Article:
Last December, "One Life to Live" broke new ground when they aired the first gay love scene in daytime television. Three short months later, the couple in question -- Oliver Fish (Scott Evans) and Kyle Lewis (Brett Claywell) -- have been written off the show.
According to TV Guide, ABC says that the duo "failed to resonate with the mainstream audience," because ratings were "particularly dismal" when Fish came out of the closet.
To say that fans of the couple are upset about Kyle and Fish's abrupt exit would be an understatement. Fans have signed petitions, established the "Save Kish" and "Don't Put Kish in the Closet" campaigns (www.dontputkishinthecloset.blogspot.com/), and even planned a rally outside the "Good Morning America" studios in New York.
Meanwhile, rumors have spread like wildfire. A Canadian publication printed that Scott Evans and Brett Claywell were let go because of a lack of commitment and too much partying. In a statement, Claywell told Soap Opera Digest, "It's so false it's slander. Scott and I were nothing but professional and completely 100 percent dedicated to our work." Otherwise, Evans and Claywell have been quiet about the situation, keeping their comments confined to a handful of tweets.
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Tuesday, Claywell -- a Greensboro native and N.C. State grad -- spoke to Zap2it about his experience at "One Life to Live" and the truth behind the layoffs.
Q: Your fans have really been chomping at the bit to hear your side of the story. I got a lot of e-mails before this interview, and the question I saw more than any other was, "Is he okay?"
Yeah, I haven't been very vocal throughout this whole process. I needed to take some time to compose my thoughts. Emotionally, it has beaten me up a little bit. I'm OK. This isn't my first job and it's not my last. Every story has an end. As an actor, you understand that.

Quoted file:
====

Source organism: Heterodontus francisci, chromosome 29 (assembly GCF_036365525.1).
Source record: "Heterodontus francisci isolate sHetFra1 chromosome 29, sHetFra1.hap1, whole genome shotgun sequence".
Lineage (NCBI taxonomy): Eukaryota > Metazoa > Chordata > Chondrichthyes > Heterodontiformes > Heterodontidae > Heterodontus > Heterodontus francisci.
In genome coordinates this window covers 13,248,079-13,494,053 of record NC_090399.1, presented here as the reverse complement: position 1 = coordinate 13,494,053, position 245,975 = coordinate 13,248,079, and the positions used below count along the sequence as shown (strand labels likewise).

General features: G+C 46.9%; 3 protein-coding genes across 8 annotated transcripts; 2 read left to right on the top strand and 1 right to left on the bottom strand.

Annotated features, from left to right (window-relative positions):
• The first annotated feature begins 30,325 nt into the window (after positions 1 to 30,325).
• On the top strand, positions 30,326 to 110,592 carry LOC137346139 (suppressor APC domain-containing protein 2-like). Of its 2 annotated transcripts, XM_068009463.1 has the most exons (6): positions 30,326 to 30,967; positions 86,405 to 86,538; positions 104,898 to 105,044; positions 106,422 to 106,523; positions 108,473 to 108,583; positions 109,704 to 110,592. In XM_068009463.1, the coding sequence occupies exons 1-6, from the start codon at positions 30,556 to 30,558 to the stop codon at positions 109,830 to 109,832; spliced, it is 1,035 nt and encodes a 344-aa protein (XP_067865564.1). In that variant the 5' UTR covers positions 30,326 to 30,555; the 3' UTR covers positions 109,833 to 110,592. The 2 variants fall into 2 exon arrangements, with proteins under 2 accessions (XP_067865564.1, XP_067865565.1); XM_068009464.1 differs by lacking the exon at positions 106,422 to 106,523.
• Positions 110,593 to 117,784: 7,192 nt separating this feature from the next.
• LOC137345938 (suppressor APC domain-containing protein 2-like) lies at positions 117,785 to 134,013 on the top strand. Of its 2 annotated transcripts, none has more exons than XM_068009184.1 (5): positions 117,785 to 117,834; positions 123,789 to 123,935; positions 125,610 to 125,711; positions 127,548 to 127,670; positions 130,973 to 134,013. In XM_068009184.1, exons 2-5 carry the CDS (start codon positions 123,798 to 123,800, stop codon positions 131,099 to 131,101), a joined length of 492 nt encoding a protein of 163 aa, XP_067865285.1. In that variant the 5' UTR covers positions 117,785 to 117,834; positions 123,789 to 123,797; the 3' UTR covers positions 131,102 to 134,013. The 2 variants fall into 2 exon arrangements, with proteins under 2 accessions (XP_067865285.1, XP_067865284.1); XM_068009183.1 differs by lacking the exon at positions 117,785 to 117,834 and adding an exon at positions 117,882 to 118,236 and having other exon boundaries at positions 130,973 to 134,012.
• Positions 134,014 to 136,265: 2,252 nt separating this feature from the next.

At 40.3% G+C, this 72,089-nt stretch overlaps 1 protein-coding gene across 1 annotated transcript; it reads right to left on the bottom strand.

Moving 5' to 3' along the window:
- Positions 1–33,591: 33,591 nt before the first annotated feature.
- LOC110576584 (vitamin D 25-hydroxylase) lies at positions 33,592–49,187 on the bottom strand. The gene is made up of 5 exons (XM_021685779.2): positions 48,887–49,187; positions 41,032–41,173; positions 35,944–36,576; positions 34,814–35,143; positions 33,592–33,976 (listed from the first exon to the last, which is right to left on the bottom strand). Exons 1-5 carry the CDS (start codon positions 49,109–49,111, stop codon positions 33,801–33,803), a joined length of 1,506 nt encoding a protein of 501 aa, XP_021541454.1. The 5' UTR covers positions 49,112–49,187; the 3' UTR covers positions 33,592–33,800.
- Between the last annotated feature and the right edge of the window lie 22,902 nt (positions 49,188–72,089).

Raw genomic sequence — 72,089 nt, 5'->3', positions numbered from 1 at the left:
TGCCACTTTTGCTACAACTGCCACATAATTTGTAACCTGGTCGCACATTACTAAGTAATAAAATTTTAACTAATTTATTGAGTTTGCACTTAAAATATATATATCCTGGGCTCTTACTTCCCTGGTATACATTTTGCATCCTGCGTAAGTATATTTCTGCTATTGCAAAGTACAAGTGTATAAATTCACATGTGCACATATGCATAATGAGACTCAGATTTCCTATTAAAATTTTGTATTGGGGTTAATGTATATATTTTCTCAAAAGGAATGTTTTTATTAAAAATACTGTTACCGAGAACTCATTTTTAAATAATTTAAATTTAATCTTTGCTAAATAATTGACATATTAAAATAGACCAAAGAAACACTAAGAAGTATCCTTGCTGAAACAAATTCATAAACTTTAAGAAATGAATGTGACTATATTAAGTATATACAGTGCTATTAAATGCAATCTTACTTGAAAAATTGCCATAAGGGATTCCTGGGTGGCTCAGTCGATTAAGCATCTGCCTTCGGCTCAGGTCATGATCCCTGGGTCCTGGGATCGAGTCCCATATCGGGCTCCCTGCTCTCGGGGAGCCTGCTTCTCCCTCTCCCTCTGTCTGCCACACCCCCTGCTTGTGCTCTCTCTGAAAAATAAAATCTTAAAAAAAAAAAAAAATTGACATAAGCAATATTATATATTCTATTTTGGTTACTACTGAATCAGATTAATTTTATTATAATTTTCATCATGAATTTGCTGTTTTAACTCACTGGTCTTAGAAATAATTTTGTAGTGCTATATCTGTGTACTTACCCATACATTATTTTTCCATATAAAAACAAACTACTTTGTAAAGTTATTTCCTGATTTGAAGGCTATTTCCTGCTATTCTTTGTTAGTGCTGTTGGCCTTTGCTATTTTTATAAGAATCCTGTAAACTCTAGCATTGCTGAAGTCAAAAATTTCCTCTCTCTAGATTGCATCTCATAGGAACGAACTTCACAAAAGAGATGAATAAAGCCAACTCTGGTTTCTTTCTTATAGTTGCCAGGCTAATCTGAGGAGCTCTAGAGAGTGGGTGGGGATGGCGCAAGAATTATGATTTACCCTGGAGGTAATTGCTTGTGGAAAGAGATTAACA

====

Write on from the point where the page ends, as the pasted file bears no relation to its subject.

Q: How did you and Scott learn that your storyline was being written out?
We found out separately. I found out the day before the story broke; I was at "One Life to Live" because I was submitting my Emmy reel. And the same day I'm submitting my Emmy reel, Frank (Valentini) tells me that they're no longer continuing the storyline and that I've filmed my last day.
I do believe there's a certain way that things have to be done to protect the machine, and there are certain things that could be done differently. Scott found out through somebody tweeting him, and absolutely, that's not the way he should've found out. It shouldn't happen that way.
Scott and I were disappointed that we'd already filmed our last day together. That would've been nice to know. We were like, "We're not even going to work together again." That was the most upsetting part.
Q: Would you come back to the show if you were asked to?
It's hard to say right now. We told a story and they decided that they didn't want to continue it, so to come back and re-address it would be something to think about.
I know I'd definitely love to work with Scott again. We developed a really good friendship and I'm a little disappointed that I worked my last day with him and didn't even know it. We never got to put closure to it. We've talked about it, and we're not bitter at "One Life to Live." I'm appreciative to Frank. Things could've been handled differently, but at the end of the day the fact that this is such a big deal to so many people is a testament to the work that we did. I'm proud of that.
Q: What has the response been like from fans since the gay storyline started?
People approach us often. We had somebody at the GLAAD awards come up and tell us that they'd been with their partner for 14 or 16 years and because of our story they finally decided to get married. An older African-American gentleman told us that his parents had been fans of "One Life to Live" forever and because of this story, he finally got the nerve to come out to his parents.
So many people come up and tell us that because of us, they feel less alone. There's a demographic in this world that's unrepresented. This is just one story; this is a love story between two men. There are so many stories out there. When I got into this I had no idea the type of impact we were going to make.
Q: Right on the heels of the news about the gay storyline being written out, "One Life to Live" won a GLAAD Award for Outstanding Daily Drama.